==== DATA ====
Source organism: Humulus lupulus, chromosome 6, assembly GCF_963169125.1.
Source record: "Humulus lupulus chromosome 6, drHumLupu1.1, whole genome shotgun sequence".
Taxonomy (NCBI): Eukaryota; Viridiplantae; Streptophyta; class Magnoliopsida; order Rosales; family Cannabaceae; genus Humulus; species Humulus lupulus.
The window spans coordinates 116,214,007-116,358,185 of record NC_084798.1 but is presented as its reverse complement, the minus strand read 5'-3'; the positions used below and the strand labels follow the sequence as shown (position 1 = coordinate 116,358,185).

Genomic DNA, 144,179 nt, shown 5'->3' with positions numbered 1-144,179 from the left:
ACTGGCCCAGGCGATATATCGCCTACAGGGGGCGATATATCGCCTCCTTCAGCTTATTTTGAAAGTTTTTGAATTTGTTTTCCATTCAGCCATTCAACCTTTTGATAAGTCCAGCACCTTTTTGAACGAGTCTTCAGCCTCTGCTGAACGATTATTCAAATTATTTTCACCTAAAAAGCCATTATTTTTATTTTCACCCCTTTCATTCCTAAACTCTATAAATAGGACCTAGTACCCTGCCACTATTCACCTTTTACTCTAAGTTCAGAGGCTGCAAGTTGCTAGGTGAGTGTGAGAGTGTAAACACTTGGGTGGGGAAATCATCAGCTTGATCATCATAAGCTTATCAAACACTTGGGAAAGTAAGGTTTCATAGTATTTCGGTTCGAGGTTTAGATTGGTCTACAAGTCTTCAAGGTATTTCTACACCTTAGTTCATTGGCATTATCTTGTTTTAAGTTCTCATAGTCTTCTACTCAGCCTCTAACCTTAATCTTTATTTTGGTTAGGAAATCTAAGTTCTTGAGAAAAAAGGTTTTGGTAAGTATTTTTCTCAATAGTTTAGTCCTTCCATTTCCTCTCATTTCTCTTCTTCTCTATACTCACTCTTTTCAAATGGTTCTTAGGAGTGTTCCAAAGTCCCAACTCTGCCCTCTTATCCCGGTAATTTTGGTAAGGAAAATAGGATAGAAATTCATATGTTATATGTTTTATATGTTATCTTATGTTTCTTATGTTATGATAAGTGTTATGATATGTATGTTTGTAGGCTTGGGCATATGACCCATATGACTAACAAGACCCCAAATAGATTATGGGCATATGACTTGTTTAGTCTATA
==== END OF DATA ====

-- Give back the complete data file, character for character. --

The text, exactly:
Source organism: Humulus lupulus, chromosome 6, assembly GCF_963169125.1.
Source record: "Humulus lupulus chromosome 6, drHumLupu1.1, whole genome shotgun sequence".
Taxonomy (NCBI): Eukaryota; Viridiplantae; Streptophyta; class Magnoliopsida; order Rosales; family Cannabaceae; genus Humulus; species Humulus lupulus.
The window spans coordinates 116,214,007-116,358,185 of record NC_084798.1 but is presented as its reverse complement, the minus strand read 5'-3'; the positions used below and the strand labels follow the sequence as shown (position 1 = coordinate 116,358,185).

Genomic DNA, 144,179 nt, shown 5'->3' with positions numbered 1-144,179 from the left:
ACTGGCCCAGGCGATATATCGCCTACAGGGGGCGATATATCGCCTCCTTCAGCTTATTTTGAAAGTTTTTGAATTTGTTTTCCATTCAGCCATTCAACCTTTTGATAAGTCCAGCACCTTTTTGAACGAGTCTTCAGCCTCTGCTGAACGATTATTCAAATTATTTTCACCTAAAAAGCCATTATTTTTATTTTCACCCCTTTCATTCCTAAACTCTATAAATAGGACCTAGTACCCTGCCACTATTCACCTTTTACTCTAAGTTCAGAGGCTGCAAGTTGCTAGGTGAGTGTGAGAGTGTAAACACTTGGGTGGGGAAATCATCAGCTTGATCATCATAAGCTTATCAAACACTTGGGAAAGTAAGGTTTCATAGTATTTCGGTTCGAGGTTTAGATTGGTCTACAAGTCTTCAAGGTATTTCTACACCTTAGTTCATTGGCATTATCTTGTTTTAAGTTCTCATAGTCTTCTACTCAGCCTCTAACCTTAATCTTTATTTTGGTTAGGAAATCTAAGTTCTTGAGAAAAAAGGTTTTGGTAAGTATTTTTCTCAATAGTTTAGTCCTTCCATTTCCTCTCATTTCTCTTCTTCTCTATACTCACTCTTTTCAAATGGTTCTTAGGAGTGTTCCAAAGTCCCAACTCTGCCCTCTTATCCCGGTAATTTTGGTAAGGAAAATAGGATAGAAATTCATATGTTATATGTTTTATATGTTATCTTATGTTTCTTATGTTATGATAAGTGTTATGATATGTATGTTTGTAGGCTTGGGCATATGACCCATATGACTAACAAGACCCCAAATAGATTATGGGCATATGACTTGTTTAGTCTATA